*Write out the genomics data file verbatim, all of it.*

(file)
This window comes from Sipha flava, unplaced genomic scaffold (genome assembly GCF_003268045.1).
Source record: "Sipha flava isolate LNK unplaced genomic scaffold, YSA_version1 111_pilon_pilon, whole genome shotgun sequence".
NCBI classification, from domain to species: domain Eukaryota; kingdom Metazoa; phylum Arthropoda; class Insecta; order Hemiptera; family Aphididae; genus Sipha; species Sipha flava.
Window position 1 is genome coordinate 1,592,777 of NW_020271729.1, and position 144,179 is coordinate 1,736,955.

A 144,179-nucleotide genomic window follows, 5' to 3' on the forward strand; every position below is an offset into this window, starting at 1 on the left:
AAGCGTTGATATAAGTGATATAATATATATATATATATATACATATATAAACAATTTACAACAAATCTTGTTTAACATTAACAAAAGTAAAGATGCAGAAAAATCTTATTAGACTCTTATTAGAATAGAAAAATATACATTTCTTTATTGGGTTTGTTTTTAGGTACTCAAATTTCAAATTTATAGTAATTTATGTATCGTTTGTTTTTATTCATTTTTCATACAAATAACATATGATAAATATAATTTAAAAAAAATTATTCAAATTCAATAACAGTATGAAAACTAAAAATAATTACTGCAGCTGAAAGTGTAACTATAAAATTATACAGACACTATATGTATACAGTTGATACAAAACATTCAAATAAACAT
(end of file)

This window comes from Sipha flava, unplaced genomic scaffold (genome assembly GCF_003268045.1).
Source record: "Sipha flava isolate LNK unplaced genomic scaffold, YSA_version1 111_pilon_pilon, whole genome shotgun sequence".
NCBI classification, from domain to species: domain Eukaryota; kingdom Metazoa; phylum Arthropoda; class Insecta; order Hemiptera; family Aphididae; genus Sipha; species Sipha flava.
Window position 1 is genome coordinate 1,592,777 of NW_020271729.1, and position 144,179 is coordinate 1,736,955.

A 144,179-nucleotide genomic window follows, 5' to 3' on the forward strand; every position below is an offset into this window, starting at 1 on the left:
AAGCGTTGATATAAGTGATATAATATATATATATATATATACATATATAAACAATTTACAACAAATCTTGTTTAACATTAACAAAAGTAAAGATGCAGAAAAATCTTATTAGACTCTTATTAGAATAGAAAAATATACATTTCTTTATTGGGTTTGTTTTTAGGTACTCAAATTTCAAATTTATAGTAATTTATGTATCGTTTGTTTTTATTCATTTTTCATACAAATAACATATGATAAATATAATTTAAAAAAAATTATTCAAATTCAATAACAGTATGAAAACTAAAAATAATTACTGCAGCTGAAAGTGTAACTATAAAATTATACAGACACTATATGTATACAGTTGATACAAAACATTCAAATAAACAT